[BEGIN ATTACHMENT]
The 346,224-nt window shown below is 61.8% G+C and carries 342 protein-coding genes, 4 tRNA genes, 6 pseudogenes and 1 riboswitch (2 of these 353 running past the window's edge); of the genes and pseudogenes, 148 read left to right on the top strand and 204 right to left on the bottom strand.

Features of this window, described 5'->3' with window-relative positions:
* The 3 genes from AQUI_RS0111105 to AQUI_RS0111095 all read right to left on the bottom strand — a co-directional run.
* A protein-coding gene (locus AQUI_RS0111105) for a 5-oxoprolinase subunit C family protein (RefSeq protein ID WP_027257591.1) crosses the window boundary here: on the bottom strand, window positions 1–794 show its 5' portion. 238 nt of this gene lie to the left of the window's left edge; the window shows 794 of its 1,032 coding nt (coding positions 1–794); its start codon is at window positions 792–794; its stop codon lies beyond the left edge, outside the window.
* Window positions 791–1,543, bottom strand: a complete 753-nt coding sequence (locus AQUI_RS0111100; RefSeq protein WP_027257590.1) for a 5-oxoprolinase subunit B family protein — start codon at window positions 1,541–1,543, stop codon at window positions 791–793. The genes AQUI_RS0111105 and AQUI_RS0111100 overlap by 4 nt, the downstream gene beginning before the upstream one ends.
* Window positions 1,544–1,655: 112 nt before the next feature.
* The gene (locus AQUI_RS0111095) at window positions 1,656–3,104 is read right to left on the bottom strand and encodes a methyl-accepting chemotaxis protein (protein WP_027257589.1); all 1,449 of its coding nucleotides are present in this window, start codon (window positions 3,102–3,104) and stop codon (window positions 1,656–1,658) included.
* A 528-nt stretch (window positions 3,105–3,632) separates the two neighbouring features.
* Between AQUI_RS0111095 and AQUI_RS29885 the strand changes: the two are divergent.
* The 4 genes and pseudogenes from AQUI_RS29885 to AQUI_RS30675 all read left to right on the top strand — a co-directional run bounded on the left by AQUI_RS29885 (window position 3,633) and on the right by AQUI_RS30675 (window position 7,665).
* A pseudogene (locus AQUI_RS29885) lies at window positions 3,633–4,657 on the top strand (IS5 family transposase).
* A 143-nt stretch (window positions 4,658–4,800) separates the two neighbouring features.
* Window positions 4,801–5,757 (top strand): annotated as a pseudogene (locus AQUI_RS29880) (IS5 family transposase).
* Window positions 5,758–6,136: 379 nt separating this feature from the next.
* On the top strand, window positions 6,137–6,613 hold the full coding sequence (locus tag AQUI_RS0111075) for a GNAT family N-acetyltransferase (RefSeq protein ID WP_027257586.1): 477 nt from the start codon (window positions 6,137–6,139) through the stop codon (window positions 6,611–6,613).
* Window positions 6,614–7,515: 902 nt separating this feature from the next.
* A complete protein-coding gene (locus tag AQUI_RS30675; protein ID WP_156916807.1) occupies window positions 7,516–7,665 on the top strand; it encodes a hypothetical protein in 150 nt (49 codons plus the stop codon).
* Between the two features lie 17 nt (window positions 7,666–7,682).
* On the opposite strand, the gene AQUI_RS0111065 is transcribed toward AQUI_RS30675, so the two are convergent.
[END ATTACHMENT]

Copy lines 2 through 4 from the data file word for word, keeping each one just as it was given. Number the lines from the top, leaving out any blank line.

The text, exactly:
Features of this window, described 5'->3' with window-relative positions:
* The 3 genes from AQUI_RS0111105 to AQUI_RS0111095 all read right to left on the bottom strand — a co-directional run.
* A protein-coding gene (locus AQUI_RS0111105) for a 5-oxoprolinase subunit C family protein (RefSeq protein ID WP_027257591.1) crosses the window boundary here: on the bottom strand, window positions 1–794 show its 5' portion. 238 nt of this gene lie to the left of the window's left edge; the window shows 794 of its 1,032 coding nt (coding positions 1–794); its start codon is at window positions 792–794; its stop codon lies beyond the left edge, outside the window.